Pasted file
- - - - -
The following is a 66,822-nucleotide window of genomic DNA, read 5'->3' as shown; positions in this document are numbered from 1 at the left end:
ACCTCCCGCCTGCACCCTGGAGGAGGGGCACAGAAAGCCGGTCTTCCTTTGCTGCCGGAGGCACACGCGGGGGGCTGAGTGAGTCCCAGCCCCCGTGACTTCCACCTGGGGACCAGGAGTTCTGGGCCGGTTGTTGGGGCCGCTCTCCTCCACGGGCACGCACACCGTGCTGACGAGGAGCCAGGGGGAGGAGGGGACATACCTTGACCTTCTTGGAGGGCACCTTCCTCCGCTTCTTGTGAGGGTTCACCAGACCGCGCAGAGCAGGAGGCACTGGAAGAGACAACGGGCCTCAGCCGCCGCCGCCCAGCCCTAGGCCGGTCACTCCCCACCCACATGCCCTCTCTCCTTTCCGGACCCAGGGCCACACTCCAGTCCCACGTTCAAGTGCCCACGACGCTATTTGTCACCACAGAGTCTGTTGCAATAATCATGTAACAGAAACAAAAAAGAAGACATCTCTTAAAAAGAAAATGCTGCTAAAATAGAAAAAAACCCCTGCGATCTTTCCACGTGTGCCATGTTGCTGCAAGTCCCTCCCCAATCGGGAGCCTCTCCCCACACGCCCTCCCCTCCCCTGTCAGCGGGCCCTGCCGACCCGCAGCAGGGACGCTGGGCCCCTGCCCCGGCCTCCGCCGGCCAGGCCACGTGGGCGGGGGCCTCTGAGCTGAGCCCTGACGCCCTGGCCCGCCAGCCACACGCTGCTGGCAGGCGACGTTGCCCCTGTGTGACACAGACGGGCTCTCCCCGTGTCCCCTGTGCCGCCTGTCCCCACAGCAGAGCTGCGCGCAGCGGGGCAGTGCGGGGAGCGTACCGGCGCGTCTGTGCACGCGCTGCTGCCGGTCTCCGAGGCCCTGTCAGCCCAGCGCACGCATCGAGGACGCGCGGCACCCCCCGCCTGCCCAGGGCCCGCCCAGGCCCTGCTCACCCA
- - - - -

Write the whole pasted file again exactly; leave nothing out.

The following is a 66,822-nucleotide window of genomic DNA, read 5'->3' as shown; positions in this document are numbered from 1 at the left end:
ACCTCCCGCCTGCACCCTGGAGGAGGGGCACAGAAAGCCGGTCTTCCTTTGCTGCCGGAGGCACACGCGGGGGGCTGAGTGAGTCCCAGCCCCCGTGACTTCCACCTGGGGACCAGGAGTTCTGGGCCGGTTGTTGGGGCCGCTCTCCTCCACGGGCACGCACACCGTGCTGACGAGGAGCCAGGGGGAGGAGGGGACATACCTTGACCTTCTTGGAGGGCACCTTCCTCCGCTTCTTGTGAGGGTTCACCAGACCGCGCAGAGCAGGAGGCACTGGAAGAGACAACGGGCCTCAGCCGCCGCCGCCCAGCCCTAGGCCGGTCACTCCCCACCCACATGCCCTCTCTCCTTTCCGGACCCAGGGCCACACTCCAGTCCCACGTTCAAGTGCCCACGACGCTATTTGTCACCACAGAGTCTGTTGCAATAATCATGTAACAGAAACAAAAAAGAAGACATCTCTTAAAAAGAAAATGCTGCTAAAATAGAAAAAAACCCCTGCGATCTTTCCACGTGTGCCATGTTGCTGCAAGTCCCTCCCCAATCGGGAGCCTCTCCCCACACGCCCTCCCCTCCCCTGTCAGCGGGCCCTGCCGACCCGCAGCAGGGACGCTGGGCCCCTGCCCCGGCCTCCGCCGGCCAGGCCACGTGGGCGGGGGCCTCTGAGCTGAGCCCTGACGCCCTGGCCCGCCAGCCACACGCTGCTGGCAGGCGACGTTGCCCCTGTGTGACACAGACGGGCTCTCCCCGTGTCCCCTGTGCCGCCTGTCCCCACAGCAGAGCTGCGCGCAGCGGGGCAGTGCGGGGAGCGTACCGGCGCGTCTGTGCACGCGCTGCTGCCGGTCTCCGAGGCCCTGTCAGCCCAGCGCACGCATCGAGGACGCGCGGCACCCCCCGCCTGCCCAGGGCCCGCCCAGGCCCTGCTCACCCA